Rocket Man memories

Your Song (The Little Red Company)

QPAC, Concert Hall

September 30 – October 1

The Little Red Company turns 10 this week and how appropriate it is to mark the occasion with return of one of their fastest selling shows, in one of Australia’s most spectacular concert venues. And the mood is certainly celebratory from the start of “Your Song” as ‘Benny and the Jetts’ leads into introduction of the performers returning from the show’s 2021 season at the Judith Wright Arts Centre, Luke Kennedy, Andy Cook and The Sunshine Club’s dynamic duo Marcus Corowa and Irena Lysiuk.

Along with a world-class band (Mik Easterman on Drums, Michael Manikus on piano, OJ Newcomb on bass and Stephen Ward on guitar), the fabulous foursome reminds us of why the show was the 2021 Matilda Award winner for Best Musical or Cabaret. Far from being a typical tribute show (no-one takes on the role of Elton John) creators Adam Brunes and Naomi Price have crafted a unique verbatim musical theatre experience that merges the music and lyrics of Elton John and Bernie Taupin’s songs with powerful true stories of heartbreak and hope, pain and passion, first loves, final moments and more.

Nuanced original musical arrangements by Maitlohn Drew, Alex Van den Broek and the cast capture not just familiarity of well-known numbers but the emotion at the core of each song in relation to its corresponding story. And the stellar cast of performers are all compelling as they gateway us into the power of Elton John’s music through the eyes of everyday people.

Andy Cook is again a standout. His stage presence is such that eyes are drawn to him throughout. Not only is his spirited energy infectious, but his strong vocals add a resonate depth to all range of numbers. While he enlivens a surprisingly poignant ‘Crocodile Rock’ to a big-voiced, spirited glam-pop celebration of life, music and memory, his astonishing voice also gives us the show’s highlight in an almost a cappella ‘Goodbye Yellow Brick Road’ with the barest of piano accompaniment, enrapturing the Concert Hall audience into mesmeric awe. It is just one of many moving moments evoked through reconsideration of songs’ simple and profound lyrics.

Lysiuk’s ‘Sorry Seems to Be the Hardest Word’ evokes the raw honesty at the heart of a reflection on loneliness and Corowa’s glorious voice layers his numbers with rich emotional texture, with his ‘I Guess That’s Why They Call It the Blues’ serving as another highlight. Meanwhile, Music Supervisor Kennedy shows his versatility through both giving a beautiful rendition of the ballad ‘Daniel’ and uplifting us into the majestic chorus of ‘Tiny Dancer’.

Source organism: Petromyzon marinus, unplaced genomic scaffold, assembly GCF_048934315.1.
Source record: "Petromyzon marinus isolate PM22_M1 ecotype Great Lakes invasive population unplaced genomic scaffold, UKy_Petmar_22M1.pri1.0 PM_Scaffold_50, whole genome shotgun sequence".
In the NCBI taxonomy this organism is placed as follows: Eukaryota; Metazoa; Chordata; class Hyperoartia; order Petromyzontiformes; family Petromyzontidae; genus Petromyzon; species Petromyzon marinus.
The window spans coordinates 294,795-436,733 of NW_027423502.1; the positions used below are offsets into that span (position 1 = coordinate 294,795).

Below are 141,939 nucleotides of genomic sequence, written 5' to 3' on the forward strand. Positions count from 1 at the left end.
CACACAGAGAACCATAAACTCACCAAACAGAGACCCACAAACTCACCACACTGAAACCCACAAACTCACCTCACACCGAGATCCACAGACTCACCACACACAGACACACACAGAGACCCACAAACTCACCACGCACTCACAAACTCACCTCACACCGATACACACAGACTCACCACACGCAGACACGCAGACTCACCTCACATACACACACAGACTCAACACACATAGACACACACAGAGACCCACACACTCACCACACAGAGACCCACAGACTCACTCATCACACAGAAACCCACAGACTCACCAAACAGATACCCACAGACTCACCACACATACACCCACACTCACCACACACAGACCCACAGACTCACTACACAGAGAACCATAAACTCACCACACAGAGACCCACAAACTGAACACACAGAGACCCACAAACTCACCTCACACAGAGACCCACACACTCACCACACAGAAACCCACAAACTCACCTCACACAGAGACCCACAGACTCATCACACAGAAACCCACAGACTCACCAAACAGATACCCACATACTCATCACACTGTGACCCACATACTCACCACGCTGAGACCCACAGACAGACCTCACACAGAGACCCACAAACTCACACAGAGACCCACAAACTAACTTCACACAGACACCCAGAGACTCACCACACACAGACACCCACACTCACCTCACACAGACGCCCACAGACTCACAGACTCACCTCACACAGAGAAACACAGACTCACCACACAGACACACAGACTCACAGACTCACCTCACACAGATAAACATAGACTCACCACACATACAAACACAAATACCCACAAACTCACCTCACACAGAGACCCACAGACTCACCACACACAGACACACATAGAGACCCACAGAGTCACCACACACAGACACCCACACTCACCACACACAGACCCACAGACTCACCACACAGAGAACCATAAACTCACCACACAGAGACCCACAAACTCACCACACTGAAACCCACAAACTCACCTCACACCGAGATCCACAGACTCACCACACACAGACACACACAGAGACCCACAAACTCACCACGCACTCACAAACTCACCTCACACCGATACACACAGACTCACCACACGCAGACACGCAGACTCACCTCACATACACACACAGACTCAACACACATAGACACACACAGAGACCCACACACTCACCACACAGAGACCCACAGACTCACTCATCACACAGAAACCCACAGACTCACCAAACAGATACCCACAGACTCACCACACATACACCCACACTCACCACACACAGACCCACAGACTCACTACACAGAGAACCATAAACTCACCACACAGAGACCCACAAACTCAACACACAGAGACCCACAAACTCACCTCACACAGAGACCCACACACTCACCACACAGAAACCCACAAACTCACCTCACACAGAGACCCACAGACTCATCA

Characteristically for the company’s shows, everyone is given a chance to shine, including, notably, Michael Manikus during the anthemic piano build of ‘I’m Still Standing’. All of Elton John’s well-known hits make appearance, if only in medley as part of the rousing on-your-feet sing-along encore. Even the show’s titular tune is wonderfully presented in a newly-imagined way with Lysiuk’s lean-in to its simple nativity with a surprise to-boyfriend share that is full of nervous, self-conscious energy showing why she was nominated for the Matilda Award for Best Female Actress in a Leading Role for her performance in last year’s debut season of the show.

The all-true, often deeply-personal stories and secrets presented take us through a range of emotions in reminder of the power of music to evoke associated memories… like (for those of us of appropriate vintage) where we were when we heard of Princess Diana’s passing. ‘Candle in the Wind’ not only does this, but with added emphasis in light of recent royal events. And the Concert Hall acoustics ensure that the group’s harmonies are as vivid as ever.

So authentic is the performers’ storytelling, that is easy to forget that these are in most instances not their own stories. And they are so seamlessly curated together with a craftedness characteristic of The Little Red Company works, that the show’s 90-minute duration flies by in an explosive experience of at-once heart, soul and distinctive Rocket Man camp.

Photos c/o – Stephanie Do Rozario

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